Organized by Participant Inc. (New York, NY), this exhibition presents works by artist Baseera Khan that complicate common notions of Muslim women through the artist’s self-exploration of personal history and current geopolitical circumstances. Khan is a New York-based artist whose work shares experiences of exile and kinship shaped by economic, popular cultural, and political situations. She treats decolonial histories, practices, and archives as geographies of the future. Khan underscores the intersectional themes by the combination of secular, religious, and private imagery as in her series Psychedelic Prayer Rugs (Lunar Count Down, Act Up, and Purple Heart).
She recently exhibited work at Sculpture Center’s In Practice: Another Echo exhibition (2018), her first solo exhibition, iamuslima, was exhibited at Participant Inc. (2017), Moudy Gallery at Texas Christian University (2017), and now the Colorado Springs Fine Arts Center at Colorado College (2018). She has performed at the Whitney Museum of Art, Queens Museum, and ArtPop Montreal International Music Festival (2017). She is published in Artforum Magazine, Art in America, Bomb Magazine, OSMOSMagazine, Unbag, and TDR Drama Review. She received a Masters in Fine Art at Cornell University (2012) and a Bachelors in Fine Art from the University of North Texas (2005).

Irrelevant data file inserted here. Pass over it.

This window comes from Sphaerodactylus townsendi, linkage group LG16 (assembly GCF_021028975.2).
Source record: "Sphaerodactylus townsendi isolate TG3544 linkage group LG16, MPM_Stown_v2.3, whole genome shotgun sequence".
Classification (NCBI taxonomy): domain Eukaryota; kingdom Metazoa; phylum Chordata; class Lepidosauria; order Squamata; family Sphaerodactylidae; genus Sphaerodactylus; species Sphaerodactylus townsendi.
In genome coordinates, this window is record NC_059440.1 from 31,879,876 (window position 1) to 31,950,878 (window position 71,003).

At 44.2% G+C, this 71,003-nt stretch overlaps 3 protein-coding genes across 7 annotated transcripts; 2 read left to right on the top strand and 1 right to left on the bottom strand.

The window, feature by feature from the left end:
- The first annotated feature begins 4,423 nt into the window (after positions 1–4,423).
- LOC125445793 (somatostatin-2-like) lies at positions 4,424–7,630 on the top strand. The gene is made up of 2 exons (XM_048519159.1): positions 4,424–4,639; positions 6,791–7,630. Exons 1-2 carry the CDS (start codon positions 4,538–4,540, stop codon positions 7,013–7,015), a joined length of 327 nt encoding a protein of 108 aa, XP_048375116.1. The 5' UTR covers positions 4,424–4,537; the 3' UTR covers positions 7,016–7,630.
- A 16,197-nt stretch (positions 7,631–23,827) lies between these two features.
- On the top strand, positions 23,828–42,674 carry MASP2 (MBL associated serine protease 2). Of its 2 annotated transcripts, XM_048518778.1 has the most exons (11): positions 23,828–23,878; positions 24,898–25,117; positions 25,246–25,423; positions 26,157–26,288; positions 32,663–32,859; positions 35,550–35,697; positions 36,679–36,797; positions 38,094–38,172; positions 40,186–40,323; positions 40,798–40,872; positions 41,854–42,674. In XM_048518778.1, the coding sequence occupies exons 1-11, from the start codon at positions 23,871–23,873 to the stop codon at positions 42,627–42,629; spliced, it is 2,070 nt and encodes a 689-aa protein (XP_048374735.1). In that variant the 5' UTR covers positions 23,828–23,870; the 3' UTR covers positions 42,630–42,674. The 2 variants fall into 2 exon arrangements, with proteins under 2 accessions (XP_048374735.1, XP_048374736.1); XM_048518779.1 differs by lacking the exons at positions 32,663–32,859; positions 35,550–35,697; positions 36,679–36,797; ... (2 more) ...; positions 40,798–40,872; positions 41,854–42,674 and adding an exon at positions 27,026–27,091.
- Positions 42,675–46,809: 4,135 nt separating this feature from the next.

Braidrage: A Performance by Baseera Khan
May 11, 5:30-6:30 p.m.
THIS EVENT IS SOLD OUT!
A live broadcast of the event will be featured at Colorado College’s Tutt Library (on the Data Viz wall on the first floor) and on the FAC’s YouTube Channel
Central to the exhibition iamuslima is Braidrage (2017), an installation work including a rock-climbing wall with a 13-foot braid of human and synthetic hair suspended from the ceiling. The wall of resin holds, cast from the corners of the artist’s body, is a vertical geography of the past, present, and future of women of color. Dyed in various shades of black and brown to represent the collective experiences of colonized women globally, the holds are embedded with fragments of gold chain jewelry, hypothermia blankets, and commodified Indian hair. These components, more commonly found draped on the body, are set into the body forms signifying internalized trauma. The braid specifically refers to the wig industry’s use of hair collected from Indian women – often by force. Khan says, “All over Brooklyn you see wig shops, and women are literally attaching trauma to their bodies when they have a weave.”
In this performance, Khan will activate the installation through careful choreography, scaling this wall, leaving a trace of her movements behind. The endurance and movements performed to climb the fragments of her body in Braidrage reflect the constant maneuvering required to overcome the embodied experiences of trauma. While rage implies anger, Khan seeks to direct this energy toward a secure future by collective resilience.